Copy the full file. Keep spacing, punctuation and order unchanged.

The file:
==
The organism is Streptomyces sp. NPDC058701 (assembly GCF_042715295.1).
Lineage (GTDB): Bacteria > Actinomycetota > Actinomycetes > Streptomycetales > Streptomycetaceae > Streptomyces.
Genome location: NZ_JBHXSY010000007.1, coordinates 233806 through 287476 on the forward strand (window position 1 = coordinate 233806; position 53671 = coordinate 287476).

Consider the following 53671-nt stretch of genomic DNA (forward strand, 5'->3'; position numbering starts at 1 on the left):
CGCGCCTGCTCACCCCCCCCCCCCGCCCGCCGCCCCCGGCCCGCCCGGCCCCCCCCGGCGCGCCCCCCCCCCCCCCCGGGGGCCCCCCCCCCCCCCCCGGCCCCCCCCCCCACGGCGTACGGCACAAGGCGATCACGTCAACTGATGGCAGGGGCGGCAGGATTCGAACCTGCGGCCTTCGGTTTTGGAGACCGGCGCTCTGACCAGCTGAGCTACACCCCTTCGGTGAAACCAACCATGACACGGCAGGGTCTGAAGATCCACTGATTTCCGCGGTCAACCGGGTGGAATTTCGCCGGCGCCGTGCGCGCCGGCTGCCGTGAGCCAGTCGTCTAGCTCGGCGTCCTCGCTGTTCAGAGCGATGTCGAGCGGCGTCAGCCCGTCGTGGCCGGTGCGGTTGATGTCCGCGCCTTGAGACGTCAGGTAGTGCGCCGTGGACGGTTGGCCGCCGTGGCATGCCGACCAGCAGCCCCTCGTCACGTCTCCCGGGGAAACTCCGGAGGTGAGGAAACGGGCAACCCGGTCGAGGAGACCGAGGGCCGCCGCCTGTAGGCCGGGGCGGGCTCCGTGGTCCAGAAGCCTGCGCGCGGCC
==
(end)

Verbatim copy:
The organism is Streptomyces sp. NPDC058701 (assembly GCF_042715295.1).
Lineage (GTDB): Bacteria > Actinomycetota > Actinomycetes > Streptomycetales > Streptomycetaceae > Streptomyces.
Genome location: NZ_JBHXSY010000007.1, coordinates 233806 through 287476 on the forward strand (window position 1 = coordinate 233806; position 53671 = coordinate 287476).

Consider the following 53671-nt stretch of genomic DNA (forward strand, 5'->3'; position numbering starts at 1 on the left):
CGCGCCTGCTCACCCCCCCCCCCCGCCCGCCGCCCCCGGCCCGCCCGGCCCCCCCCGGCGCGCCCCCCCCCCCCCCCGGGGGCCCCCCCCCCCCCCCCGGCCCCCCCCCCCACGGCGTACGGCACAAGGCGATCACGTCAACTGATGGCAGGGGCGGCAGGATTCGAACCTGCGGCCTTCGGTTTTGGAGACCGGCGCTCTGACCAGCTGAGCTACACCCCTTCGGTGAAACCAACCATGACACGGCAGGGTCTGAAGATCCACTGATTTCCGCGGTCAACCGGGTGGAATTTCGCCGGCGCCGTGCGCGCCGGCTGCCGTGAGCCAGTCGTCTAGCTCGGCGTCCTCGCTGTTCAGAGCGATGTCGAGCGGCGTCAGCCCGTCGTGGCCGGTGCGGTTGATGTCCGCGCCTTGAGACGTCAGGTAGTGCGCCGTGGACGGTTGGCCGCCGTGGCATGCCGACCAGCAGCCCCTCGTCACGTCTCCCGGGGAAACTCCGGAGGTGAGGAAACGGGCAACCCGGTCGAGGAGACCGAGGGCCGCCGCCTGTAGGCCGGGGCGGGCTCCGTGGTCCAGAAGCCTGCGCGCGGCC